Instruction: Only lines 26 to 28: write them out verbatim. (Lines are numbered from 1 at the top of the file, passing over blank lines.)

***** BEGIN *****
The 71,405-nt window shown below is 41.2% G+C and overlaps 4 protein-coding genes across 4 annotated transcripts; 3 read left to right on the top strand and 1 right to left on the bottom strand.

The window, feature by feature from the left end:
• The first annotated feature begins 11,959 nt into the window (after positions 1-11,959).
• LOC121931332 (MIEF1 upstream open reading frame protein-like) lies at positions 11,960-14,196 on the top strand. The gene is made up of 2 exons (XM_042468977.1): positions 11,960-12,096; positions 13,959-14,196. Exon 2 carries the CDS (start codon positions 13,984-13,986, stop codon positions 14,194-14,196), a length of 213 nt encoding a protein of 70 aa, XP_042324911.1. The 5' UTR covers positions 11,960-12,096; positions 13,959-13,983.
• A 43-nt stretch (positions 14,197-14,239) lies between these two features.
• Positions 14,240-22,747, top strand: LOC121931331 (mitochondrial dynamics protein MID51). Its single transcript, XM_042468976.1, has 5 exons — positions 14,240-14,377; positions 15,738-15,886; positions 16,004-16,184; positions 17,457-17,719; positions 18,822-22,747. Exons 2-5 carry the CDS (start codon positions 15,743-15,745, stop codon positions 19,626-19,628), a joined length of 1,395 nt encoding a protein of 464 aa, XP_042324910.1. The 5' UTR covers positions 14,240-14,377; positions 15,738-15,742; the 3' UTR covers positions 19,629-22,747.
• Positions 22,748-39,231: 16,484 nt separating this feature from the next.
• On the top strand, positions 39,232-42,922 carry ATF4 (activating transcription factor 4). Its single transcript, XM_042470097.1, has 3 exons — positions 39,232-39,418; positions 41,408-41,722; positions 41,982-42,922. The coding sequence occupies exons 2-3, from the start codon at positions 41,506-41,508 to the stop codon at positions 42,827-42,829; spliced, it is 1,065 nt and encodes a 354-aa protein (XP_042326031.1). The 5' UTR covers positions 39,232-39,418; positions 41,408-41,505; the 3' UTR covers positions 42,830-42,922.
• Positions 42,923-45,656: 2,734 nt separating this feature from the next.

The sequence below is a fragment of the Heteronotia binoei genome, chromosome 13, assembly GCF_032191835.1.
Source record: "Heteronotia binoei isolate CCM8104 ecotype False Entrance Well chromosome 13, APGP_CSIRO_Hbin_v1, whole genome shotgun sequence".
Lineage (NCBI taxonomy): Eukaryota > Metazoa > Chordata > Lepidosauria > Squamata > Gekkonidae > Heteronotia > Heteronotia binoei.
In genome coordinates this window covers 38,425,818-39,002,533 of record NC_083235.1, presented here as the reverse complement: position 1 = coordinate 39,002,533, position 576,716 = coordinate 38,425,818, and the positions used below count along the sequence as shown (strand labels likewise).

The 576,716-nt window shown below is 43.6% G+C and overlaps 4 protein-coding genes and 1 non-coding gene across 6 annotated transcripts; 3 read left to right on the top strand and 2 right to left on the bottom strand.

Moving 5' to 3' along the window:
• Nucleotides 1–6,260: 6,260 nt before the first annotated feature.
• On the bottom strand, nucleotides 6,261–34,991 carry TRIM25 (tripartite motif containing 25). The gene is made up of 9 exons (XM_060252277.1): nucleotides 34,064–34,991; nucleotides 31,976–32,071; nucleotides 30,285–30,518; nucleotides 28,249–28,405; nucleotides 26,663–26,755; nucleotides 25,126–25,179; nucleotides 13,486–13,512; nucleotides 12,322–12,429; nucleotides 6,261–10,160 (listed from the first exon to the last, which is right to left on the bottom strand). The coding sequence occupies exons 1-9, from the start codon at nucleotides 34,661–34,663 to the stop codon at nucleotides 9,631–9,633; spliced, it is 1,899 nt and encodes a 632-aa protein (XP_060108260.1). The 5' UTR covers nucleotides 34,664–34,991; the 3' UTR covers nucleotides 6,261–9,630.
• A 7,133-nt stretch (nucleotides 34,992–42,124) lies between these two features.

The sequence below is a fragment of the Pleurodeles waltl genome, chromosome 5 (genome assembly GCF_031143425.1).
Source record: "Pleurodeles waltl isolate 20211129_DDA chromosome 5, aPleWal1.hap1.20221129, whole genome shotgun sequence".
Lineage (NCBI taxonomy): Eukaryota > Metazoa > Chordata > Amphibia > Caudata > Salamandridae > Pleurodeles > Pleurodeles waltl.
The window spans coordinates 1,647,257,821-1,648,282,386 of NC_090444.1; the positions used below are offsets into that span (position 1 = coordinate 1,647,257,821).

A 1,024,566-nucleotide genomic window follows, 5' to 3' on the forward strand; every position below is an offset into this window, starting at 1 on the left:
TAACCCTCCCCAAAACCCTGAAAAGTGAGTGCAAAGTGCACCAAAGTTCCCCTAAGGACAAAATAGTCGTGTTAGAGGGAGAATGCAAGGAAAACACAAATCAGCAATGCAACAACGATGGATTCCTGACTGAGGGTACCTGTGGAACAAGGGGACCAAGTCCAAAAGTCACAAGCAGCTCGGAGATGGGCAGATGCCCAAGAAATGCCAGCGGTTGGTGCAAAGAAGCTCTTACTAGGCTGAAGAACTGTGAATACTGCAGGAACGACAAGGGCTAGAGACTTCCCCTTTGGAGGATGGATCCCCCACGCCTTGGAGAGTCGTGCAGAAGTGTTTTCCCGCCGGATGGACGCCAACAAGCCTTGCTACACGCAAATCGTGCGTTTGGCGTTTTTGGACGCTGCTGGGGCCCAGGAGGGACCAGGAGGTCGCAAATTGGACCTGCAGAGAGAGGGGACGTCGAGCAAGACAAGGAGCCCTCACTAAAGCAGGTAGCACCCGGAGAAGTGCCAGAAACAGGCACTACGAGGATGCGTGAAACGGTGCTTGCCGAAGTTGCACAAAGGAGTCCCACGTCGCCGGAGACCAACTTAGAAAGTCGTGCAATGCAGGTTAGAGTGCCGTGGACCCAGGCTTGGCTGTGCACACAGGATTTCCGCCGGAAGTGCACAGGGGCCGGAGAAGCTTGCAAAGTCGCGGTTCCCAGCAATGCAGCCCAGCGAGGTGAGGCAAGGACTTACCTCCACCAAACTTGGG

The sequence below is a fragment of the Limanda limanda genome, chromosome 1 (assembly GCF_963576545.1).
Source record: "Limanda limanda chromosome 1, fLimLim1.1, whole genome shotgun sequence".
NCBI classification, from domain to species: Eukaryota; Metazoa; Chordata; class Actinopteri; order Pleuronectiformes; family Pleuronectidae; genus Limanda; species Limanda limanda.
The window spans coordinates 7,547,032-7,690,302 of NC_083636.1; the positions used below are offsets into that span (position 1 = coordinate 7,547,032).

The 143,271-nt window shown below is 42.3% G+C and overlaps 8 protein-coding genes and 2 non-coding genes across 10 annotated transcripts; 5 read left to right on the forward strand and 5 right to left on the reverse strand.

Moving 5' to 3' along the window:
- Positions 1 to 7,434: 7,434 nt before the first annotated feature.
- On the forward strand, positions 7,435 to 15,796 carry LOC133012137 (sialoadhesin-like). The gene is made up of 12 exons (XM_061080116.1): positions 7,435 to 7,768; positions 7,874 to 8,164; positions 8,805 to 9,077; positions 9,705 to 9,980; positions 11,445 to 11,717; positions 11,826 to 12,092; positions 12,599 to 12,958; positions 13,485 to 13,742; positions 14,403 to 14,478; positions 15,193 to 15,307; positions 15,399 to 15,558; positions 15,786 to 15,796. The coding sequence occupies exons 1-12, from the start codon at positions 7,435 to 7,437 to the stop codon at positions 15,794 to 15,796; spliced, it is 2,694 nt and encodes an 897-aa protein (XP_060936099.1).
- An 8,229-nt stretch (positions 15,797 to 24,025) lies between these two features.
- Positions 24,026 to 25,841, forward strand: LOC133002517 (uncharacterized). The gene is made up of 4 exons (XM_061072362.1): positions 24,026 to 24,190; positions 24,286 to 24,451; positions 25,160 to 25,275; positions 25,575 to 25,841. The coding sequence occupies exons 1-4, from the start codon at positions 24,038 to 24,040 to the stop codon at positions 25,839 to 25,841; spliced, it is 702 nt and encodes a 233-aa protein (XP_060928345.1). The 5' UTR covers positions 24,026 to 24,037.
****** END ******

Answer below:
Source record: "Limanda limanda chromosome 1, fLimLim1.1, whole genome shotgun sequence".
NCBI classification, from domain to species: Eukaryota; Metazoa; Chordata; class Actinopteri; order Pleuronectiformes; family Pleuronectidae; genus Limanda; species Limanda limanda.
The window spans coordinates 7,547,032-7,690,302 of NC_083636.1; the positions used below are offsets into that span (position 1 = coordinate 7,547,032).